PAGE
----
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J Reconstr Microsurg. 2014 Jul;30(6):375-80. doi: 10.1055/s-0033-1361927. Epub 2014 Jun 23.

Nerve transfer to the deltoid muscle using the nerve to the long head of the triceps with the da Vinci robot: six cases.

Author information

1
Department of Hand Surgery, University Hospital of Strasbourg, Strasbourg, France.
2
Institute of Orthopaedics, Lerdsin General Hospital, Bangkok, Thailand.
3
Central Jersey Hand Surgery, PA, Eatontown, New Jersey.

Abstract

BACKGROUND:

Nerve transfer to the deltoid muscle using the nerve to the long head of the triceps is a reliable method for restoration of deltoid function. The aim of this retrospective study was to report the results of nerve transfer to the deltoid muscle using the nerve to the long head of the triceps procedure using a robot.

METHODS:

 Our series included six patients (mean age 36.3 years) with total deltoid muscle paralysis. A da Vinci-S robot was placed in position. After dissection of the quadrilateral and triangular spaces, the anterior branch of the axillary nerve and the branch to the long head of the triceps were transected, and then robotically sutured with two 10-0 nylon stiches. In two cases, an endoscopic procedure was tried under carbon dioxide (CO2) insufflation.

RESULTS:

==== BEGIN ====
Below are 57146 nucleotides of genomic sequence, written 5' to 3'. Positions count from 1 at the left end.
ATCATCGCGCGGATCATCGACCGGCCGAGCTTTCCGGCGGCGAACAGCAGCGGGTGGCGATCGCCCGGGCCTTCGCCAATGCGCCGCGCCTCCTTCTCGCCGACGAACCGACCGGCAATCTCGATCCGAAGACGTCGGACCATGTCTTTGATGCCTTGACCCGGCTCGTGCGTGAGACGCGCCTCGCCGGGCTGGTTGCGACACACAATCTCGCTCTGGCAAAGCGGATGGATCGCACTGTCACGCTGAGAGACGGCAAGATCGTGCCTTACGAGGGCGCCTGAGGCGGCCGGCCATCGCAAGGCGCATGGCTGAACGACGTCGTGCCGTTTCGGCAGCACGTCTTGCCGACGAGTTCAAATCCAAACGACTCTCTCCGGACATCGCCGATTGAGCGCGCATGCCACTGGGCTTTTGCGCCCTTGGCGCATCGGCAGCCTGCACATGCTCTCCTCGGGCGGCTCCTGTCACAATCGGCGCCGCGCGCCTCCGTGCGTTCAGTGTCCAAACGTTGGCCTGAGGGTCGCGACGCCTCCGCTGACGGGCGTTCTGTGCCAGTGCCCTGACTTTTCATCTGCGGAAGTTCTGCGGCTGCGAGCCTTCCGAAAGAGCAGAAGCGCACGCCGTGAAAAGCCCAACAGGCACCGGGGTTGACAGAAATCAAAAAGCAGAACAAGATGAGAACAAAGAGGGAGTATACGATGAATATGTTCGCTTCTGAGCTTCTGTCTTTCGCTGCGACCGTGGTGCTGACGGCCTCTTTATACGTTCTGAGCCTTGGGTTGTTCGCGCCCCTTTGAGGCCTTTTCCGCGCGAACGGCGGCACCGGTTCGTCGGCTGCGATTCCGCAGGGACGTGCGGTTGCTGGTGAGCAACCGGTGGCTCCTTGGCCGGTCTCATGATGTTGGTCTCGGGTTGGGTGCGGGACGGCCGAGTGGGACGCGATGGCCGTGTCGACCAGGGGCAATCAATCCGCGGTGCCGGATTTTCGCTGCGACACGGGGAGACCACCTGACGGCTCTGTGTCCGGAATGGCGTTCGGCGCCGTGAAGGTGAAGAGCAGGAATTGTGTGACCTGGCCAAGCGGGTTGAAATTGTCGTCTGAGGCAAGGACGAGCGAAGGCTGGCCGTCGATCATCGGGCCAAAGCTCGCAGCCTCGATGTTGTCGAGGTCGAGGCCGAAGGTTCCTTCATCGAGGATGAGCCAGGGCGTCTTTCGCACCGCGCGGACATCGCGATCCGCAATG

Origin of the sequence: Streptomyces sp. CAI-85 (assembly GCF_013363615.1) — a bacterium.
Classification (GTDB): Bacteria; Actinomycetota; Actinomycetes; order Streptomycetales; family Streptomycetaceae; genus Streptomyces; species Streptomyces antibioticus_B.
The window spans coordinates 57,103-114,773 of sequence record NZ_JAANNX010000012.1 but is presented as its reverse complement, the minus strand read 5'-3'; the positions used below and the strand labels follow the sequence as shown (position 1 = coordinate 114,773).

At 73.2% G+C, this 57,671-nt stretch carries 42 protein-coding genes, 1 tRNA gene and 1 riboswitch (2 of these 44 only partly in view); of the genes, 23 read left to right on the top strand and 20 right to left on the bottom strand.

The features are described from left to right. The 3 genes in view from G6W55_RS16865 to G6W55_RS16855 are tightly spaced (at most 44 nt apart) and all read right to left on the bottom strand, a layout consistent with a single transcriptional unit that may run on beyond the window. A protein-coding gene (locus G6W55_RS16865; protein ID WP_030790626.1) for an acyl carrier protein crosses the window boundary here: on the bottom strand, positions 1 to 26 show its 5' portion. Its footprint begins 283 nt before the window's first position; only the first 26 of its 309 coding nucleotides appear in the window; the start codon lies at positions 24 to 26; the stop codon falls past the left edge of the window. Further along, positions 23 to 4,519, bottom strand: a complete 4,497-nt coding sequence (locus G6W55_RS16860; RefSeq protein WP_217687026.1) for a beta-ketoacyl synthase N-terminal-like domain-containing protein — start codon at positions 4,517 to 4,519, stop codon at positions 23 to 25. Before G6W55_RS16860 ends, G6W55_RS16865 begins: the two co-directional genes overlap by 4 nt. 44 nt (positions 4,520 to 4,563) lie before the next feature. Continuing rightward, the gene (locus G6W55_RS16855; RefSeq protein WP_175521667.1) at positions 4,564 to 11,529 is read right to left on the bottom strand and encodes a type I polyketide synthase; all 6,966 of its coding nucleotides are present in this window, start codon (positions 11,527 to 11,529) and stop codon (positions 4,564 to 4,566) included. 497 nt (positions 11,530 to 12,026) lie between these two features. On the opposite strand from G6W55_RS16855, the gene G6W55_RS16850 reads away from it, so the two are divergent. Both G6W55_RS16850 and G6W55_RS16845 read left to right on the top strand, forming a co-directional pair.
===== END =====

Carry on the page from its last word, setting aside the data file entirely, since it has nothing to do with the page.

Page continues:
In all patients except one, deltoid function against resistance (M4) was obtained at the last follow-up evaluation. The average shoulder abduction was 112 degrees. No weakness of elbow extension was observed. In two cases with the endoscopic technique, vision was blurred and conversion to open technique was performed.

CONCLUSION:

 The advantages of robotic microsurgery are motion scaling and disappearance of physiological tremor. Reasons for failure of the endoscopic technique could be explained by insufficient pressure. We had no difficulty using the robot without the sensory feedback. The robot-assisted nerve transfer to deltoid muscle using the nerve to the long head of the triceps was a feasible application for restoration of shoulder abduction after brachial plexus or axillary nerve injury. Therapeutic Study. Level of Evidence IV.

PMID:
24956484
DOI:
10.1055/s-0033-1361927
[Indexed for MEDLINE]

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